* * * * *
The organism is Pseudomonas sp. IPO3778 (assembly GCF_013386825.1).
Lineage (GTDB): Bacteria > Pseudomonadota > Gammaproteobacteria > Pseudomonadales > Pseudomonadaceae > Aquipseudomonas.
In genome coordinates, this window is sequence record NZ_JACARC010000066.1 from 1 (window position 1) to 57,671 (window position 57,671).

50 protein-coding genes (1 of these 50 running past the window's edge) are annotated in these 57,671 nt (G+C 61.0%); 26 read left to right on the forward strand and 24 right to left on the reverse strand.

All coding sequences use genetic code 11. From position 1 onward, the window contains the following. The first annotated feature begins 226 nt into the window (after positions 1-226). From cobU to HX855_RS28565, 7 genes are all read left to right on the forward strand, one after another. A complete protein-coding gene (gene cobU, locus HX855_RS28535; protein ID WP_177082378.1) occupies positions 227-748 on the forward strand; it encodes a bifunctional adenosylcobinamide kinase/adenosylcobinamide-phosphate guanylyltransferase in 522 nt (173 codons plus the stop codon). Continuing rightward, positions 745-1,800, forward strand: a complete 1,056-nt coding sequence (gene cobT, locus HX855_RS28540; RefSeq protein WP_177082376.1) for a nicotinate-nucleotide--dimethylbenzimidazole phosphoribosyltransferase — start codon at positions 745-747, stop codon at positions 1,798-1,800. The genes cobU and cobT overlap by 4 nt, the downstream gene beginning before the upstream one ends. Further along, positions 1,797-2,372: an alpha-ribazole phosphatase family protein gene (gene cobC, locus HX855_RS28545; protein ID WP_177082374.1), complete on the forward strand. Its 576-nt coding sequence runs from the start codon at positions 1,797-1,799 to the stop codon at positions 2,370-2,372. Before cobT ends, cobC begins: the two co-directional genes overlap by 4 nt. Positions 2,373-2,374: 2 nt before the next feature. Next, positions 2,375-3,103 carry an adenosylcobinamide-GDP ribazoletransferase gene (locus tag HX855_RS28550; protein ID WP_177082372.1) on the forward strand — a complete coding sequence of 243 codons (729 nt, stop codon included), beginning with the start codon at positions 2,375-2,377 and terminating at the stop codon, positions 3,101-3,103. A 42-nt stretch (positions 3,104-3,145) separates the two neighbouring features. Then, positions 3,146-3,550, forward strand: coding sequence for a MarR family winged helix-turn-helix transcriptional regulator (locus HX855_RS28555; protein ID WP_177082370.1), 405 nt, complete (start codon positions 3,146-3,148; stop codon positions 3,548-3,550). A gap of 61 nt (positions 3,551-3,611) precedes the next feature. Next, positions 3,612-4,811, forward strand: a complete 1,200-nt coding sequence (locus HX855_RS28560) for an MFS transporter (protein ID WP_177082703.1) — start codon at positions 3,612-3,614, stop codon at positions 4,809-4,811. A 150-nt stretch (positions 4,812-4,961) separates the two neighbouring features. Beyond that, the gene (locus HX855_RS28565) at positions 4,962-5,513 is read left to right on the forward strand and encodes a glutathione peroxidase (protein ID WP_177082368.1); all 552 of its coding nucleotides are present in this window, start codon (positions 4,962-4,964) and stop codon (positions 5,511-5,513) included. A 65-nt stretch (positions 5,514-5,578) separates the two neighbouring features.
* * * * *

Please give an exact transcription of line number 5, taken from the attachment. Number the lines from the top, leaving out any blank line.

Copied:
All coding sequences use genetic code 11. From position 1 onward, the window contains the following. The first annotated feature begins 226 nt into the window (after positions 1-226). From cobU to HX855_RS28565, 7 genes are all read left to right on the forward strand, one after another. A complete protein-coding gene (gene cobU, locus HX855_RS28535; protein ID WP_177082378.1) occupies positions 227-748 on the forward strand; it encodes a bifunctional adenosylcobinamide kinase/adenosylcobinamide-phosphate guanylyltransferase in 522 nt (173 codons plus the stop codon). Continuing rightward, positions 745-1,800, forward strand: a complete 1,056-nt coding sequence (gene cobT, locus HX855_RS28540; RefSeq protein WP_177082376.1) for a nicotinate-nucleotide--dimethylbenzimidazole phosphoribosyltransferase — start codon at positions 745-747, stop codon at positions 1,798-1,800. The genes cobU and cobT overlap by 4 nt, the downstream gene beginning before the upstream one ends. Further along, positions 1,797-2,372: an alpha-ribazole phosphatase family protein gene (gene cobC, locus HX855_RS28545; protein ID WP_177082374.1), complete on the forward strand. Its 576-nt coding sequence runs from the start codon at positions 1,797-1,799 to the stop codon at positions 2,370-2,372. Before cobT ends, cobC begins: the two co-directional genes overlap by 4 nt. Positions 2,373-2,374: 2 nt before the next feature. Next, positions 2,375-3,103 carry an adenosylcobinamide-GDP ribazoletransferase gene (locus tag HX855_RS28550; protein ID WP_177082372.1) on the forward strand — a complete coding sequence of 243 codons (729 nt, stop codon included), beginning with the start codon at positions 2,375-2,377 and terminating at the stop codon, positions 3,101-3,103. A 42-nt stretch (positions 3,104-3,145) separates the two neighbouring features. Then, positions 3,146-3,550, forward strand: coding sequence for a MarR family winged helix-turn-helix transcriptional regulator (locus HX855_RS28555; protein ID WP_177082370.1), 405 nt, complete (start codon positions 3,146-3,148; stop codon positions 3,548-3,550). A gap of 61 nt (positions 3,551-3,611) precedes the next feature. Next, positions 3,612-4,811, forward strand: a complete 1,200-nt coding sequence (locus HX855_RS28560) for an MFS transporter (protein ID WP_177082703.1) — start codon at positions 3,612-3,614, stop codon at positions 4,809-4,811. A 150-nt stretch (positions 4,812-4,961) separates the two neighbouring features. Beyond that, the gene (locus HX855_RS28565) at positions 4,962-5,513 is read left to right on the forward strand and encodes a glutathione peroxidase (protein ID WP_177082368.1); all 552 of its coding nucleotides are present in this window, start codon (positions 4,962-4,964) and stop codon (positions 5,511-5,513) included. A 65-nt stretch (positions 5,514-5,578) separates the two neighbouring features.